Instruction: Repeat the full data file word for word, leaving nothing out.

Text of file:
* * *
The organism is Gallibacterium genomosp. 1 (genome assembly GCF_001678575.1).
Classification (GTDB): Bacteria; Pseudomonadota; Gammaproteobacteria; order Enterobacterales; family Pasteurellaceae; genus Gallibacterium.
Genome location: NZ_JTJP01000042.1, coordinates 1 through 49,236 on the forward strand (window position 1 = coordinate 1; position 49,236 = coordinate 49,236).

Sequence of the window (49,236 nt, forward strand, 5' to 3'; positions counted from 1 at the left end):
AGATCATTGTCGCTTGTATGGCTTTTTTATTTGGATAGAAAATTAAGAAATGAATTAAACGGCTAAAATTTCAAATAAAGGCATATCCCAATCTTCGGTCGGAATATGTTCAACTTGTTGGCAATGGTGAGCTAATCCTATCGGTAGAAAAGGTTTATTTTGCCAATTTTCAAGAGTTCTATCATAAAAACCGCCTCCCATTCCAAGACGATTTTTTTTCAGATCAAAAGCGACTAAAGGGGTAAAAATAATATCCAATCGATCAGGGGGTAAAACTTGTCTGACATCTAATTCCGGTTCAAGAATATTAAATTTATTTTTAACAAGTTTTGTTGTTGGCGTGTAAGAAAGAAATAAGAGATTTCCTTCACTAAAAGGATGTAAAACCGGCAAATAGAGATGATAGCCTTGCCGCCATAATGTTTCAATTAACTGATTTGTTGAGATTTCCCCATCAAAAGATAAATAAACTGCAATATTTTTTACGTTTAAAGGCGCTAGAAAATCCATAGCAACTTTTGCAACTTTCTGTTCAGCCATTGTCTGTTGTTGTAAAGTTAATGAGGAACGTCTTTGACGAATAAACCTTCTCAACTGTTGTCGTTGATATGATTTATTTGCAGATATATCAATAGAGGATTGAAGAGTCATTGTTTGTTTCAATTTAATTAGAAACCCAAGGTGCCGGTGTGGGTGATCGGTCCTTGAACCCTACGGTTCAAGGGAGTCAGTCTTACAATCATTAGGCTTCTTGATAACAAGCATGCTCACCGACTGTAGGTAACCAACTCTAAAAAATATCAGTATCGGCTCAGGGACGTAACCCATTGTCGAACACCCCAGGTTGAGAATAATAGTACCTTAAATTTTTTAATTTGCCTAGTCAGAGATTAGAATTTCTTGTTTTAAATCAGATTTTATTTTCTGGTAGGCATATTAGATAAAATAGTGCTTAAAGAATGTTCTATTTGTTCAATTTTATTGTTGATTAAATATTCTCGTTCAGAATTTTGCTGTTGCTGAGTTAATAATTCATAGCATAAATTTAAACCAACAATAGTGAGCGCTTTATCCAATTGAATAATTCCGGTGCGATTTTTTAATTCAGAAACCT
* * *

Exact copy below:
The organism is Gallibacterium genomosp. 1 (genome assembly GCF_001678575.1).
Classification (GTDB): Bacteria; Pseudomonadota; Gammaproteobacteria; order Enterobacterales; family Pasteurellaceae; genus Gallibacterium.
Genome location: NZ_JTJP01000042.1, coordinates 1 through 49,236 on the forward strand (window position 1 = coordinate 1; position 49,236 = coordinate 49,236).

Sequence of the window (49,236 nt, forward strand, 5' to 3'; positions counted from 1 at the left end):
AGATCATTGTCGCTTGTATGGCTTTTTTATTTGGATAGAAAATTAAGAAATGAATTAAACGGCTAAAATTTCAAATAAAGGCATATCCCAATCTTCGGTCGGAATATGTTCAACTTGTTGGCAATGGTGAGCTAATCCTATCGGTAGAAAAGGTTTATTTTGCCAATTTTCAAGAGTTCTATCATAAAAACCGCCTCCCATTCCAAGACGATTTTTTTTCAGATCAAAAGCGACTAAAGGGGTAAAAATAATATCCAATCGATCAGGGGGTAAAACTTGTCTGACATCTAATTCCGGTTCAAGAATATTAAATTTATTTTTAACAAGTTTTGTTGTTGGCGTGTAAGAAAGAAATAAGAGATTTCCTTCACTAAAAGGATGTAAAACCGGCAAATAGAGATGATAGCCTTGCCGCCATAATGTTTCAATTAACTGATTTGTTGAGATTTCCCCATCAAAAGATAAATAAACTGCAATATTTTTTACGTTTAAAGGCGCTAGAAAATCCATAGCAACTTTTGCAACTTTCTGTTCAGCCATTGTCTGTTGTTGTAAAGTTAATGAGGAACGTCTTTGACGAATAAACCTTCTCAACTGTTGTCGTTGATATGATTTATTTGCAGATATATCAATAGAGGATTGAAGAGTCATTGTTTGTTTCAATTTAATTAGAAACCCAAGGTGCCGGTGTGGGTGATCGGTCCTTGAACCCTACGGTTCAAGGGAGTCAGTCTTACAATCATTAGGCTTCTTGATAACAAGCATGCTCACCGACTGTAGGTAACCAACTCTAAAAAATATCAGTATCGGCTCAGGGACGTAACCCATTGTCGAACACCCCAGGTTGAGAATAATAGTACCTTAAATTTTTTAATTTGCCTAGTCAGAGATTAGAATTTCTTGTTTTAAATCAGATTTTATTTTCTGGTAGGCATATTAGATAAAATAGTGCTTAAAGAATGTTCTATTTGTTCAATTTTATTGTTGATTAAATATTCTCGTTCAGAATTTTGCTGTTGCTGAGTTAATAATTCATAGCATAAATTTAAACCAACAATAGTGAGCGCTTTATCCAATTGAATAATTCCGGTGCGATTTTTTAATTCAGAAACCT